Stealth malware sneaks onto Android phones, then "turns evil" when OS upgrades

Stealth malware sneaks onto Android phones, then “turns evil” when OS upgrades

A new form of Android malware could bypass one of the main warning systems built into Google’s smartphone and tablet OS - allowing malicious apps to ‘sneak’ onto a phone with a relatively innocuous list of ‘Permissions’, then add new, malicious abilities.

A new form of Android malware could bypass one of the main warning systems built into Google’s smartphone and tablet OS – allowing malicious apps to ‘sneak’ onto a phone with a relatively innocuous list of ‘Permissions’, then add new, malicious abilities.

A new form of Android malware could bypass one of the main warning systems built into Google’s smartphone and tablet OS – allowing malicious apps to ‘sneak’ onto a phone with a relatively innocuous list of ‘Permissions’, then add new, malicious abilities during phone upgrades, according to Indiana University researchers.

For instance, an innocuous looking game or app could remain in place until the phone or network forces an upgrade, and then could suddenly add permissions to access accounts and data within the phone – allowing it to work as a password stealer. The process would happen without the phone user even being aware, according to Cite World.  

The app would install with a low level of permissions (many Android users now inspect the list, as it can include security risks such as reading phone calls or sending premium messages, as reported by WeLiveSecurity here), and thus ‘pass under the radar’, according to CitEWorld’s report.

Writing in a blog post, the Indiana Univesity researchers found that it was possible to install apps with either no Permisssions – which an app reveals to a user as it installs, such as ‘(Access to SD Card) – or a few, innnocuous ones, then add more sinister functions when the operating system is upgraded.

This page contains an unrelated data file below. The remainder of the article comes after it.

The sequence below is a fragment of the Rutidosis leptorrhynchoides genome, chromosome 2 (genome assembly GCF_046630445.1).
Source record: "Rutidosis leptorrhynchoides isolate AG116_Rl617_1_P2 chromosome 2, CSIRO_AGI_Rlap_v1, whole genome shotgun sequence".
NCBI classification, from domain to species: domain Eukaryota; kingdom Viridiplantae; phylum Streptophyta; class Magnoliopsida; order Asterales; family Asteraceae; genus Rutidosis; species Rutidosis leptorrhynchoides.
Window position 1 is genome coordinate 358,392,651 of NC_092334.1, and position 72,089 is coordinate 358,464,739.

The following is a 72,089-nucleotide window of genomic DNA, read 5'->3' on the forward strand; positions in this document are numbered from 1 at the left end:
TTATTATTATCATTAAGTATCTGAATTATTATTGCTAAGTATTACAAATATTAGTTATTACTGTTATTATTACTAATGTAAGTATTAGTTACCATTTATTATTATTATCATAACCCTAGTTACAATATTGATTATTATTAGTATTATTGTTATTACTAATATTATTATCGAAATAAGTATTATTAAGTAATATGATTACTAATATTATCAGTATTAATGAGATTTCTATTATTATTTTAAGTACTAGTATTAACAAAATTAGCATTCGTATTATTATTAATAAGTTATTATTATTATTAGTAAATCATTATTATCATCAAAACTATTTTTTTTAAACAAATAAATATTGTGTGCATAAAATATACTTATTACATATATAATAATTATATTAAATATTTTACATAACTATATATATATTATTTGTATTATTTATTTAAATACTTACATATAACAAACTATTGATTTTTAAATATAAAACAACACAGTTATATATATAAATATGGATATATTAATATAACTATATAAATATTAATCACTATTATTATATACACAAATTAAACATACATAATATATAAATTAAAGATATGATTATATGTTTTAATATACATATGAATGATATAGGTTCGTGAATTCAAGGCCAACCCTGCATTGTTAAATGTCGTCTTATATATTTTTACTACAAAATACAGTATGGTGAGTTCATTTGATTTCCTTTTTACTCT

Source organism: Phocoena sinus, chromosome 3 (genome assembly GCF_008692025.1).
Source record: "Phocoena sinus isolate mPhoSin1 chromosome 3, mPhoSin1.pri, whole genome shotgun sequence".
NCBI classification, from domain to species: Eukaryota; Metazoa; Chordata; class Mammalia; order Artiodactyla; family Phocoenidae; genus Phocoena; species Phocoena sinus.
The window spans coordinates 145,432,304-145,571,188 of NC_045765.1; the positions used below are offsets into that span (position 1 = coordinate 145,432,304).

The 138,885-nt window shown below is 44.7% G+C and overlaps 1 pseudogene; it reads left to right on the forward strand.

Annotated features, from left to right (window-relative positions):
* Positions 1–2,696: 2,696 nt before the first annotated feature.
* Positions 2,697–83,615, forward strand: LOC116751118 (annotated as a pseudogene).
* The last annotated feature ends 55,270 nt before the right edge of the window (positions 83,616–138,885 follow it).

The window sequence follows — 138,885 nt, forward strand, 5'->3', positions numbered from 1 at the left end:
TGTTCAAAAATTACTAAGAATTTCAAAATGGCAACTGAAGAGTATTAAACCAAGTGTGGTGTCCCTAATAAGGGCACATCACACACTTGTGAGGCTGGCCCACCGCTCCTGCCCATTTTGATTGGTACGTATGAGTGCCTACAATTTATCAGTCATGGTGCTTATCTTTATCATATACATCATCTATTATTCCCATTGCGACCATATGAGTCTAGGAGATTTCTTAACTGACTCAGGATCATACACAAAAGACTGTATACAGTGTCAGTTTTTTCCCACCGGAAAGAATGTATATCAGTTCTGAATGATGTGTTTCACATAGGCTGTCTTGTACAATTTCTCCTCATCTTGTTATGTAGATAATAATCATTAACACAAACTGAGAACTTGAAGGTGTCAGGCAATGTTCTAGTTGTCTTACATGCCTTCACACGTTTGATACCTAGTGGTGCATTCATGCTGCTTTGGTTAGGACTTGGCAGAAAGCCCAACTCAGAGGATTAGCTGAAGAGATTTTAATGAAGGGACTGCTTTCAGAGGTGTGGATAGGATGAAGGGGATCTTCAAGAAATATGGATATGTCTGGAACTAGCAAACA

On many Android phones, OS upgrades are pushed out by operators when available, and users are urged to update to the newest version for security reasons.

However, the Indiana University researchers found that, while the OS upgrade may well fix security loopoles, quietly upgrading the Permisssions of an unknown app may allow malware near-complete control of the device Any OS upgrade allows apps, “to automatically acquire significant capabilities without users’ consent once they upgrade to newer versions,” the researchers wrote.

The researchers warn that the flaw affects ALL Android users worldwide, regardless of the age of their handset.

According to Threatpost‘s report, the flaw involves the Package Management System which Google uses to update apps. When dealing with older versions of Google’s OS, the software impoperly vets the privileges selected by apps, the site reported.

The researchers write, “Such capabilities include automatically obtaining all new permissions added by the newer version OS, replacing system-level apps with malicious ones, injecting malicious scripts into arbitrary webpages, etc. We call these vulnerabilities Pileup flaws (privilege escalation through updating). In total, we discovered six Pileup flaws in the code of Android OS. Those flaws affect all the Android devices worldwide, posing serious threats to billions of Android users who are actually encouraged to update their systems.”

Many apps – such as Facebook’s, have come under fire for Permissions which alter after the app has been installed. For instance, Facebook now requires the ability to turn a smartphone’s Wi-Fi connection on and off, as reported by We Live Security here. Most have innocent explanations,   A video showing

Protecting against apps which ask for further permissions after install is difficult. Apps built to go online update frequently, for perfectly valid security reasons – and often without alerting the users, at least not as clearly as the alerts on Android’s built-in Permissions menu.

“As Facebook users have noted over the last few weeks, for example, their Android app is now demanding access to SMS / MMS, calendar events, and WiFi control,” commented The Register.

Google’s solution for this was withdrawn rapidly, and a rash of new apps, including one supported by antivirus veteran John McAfee, aims to fill what usrs feel is a gap in Google’s OS.  It’s relatively common for seemingly innocuous apps to hide malicious functions in the “permissions” screen – a list of data which the app requires access to.

A We Live Security guide to spotting ‘bad’ apps from good can be found here.

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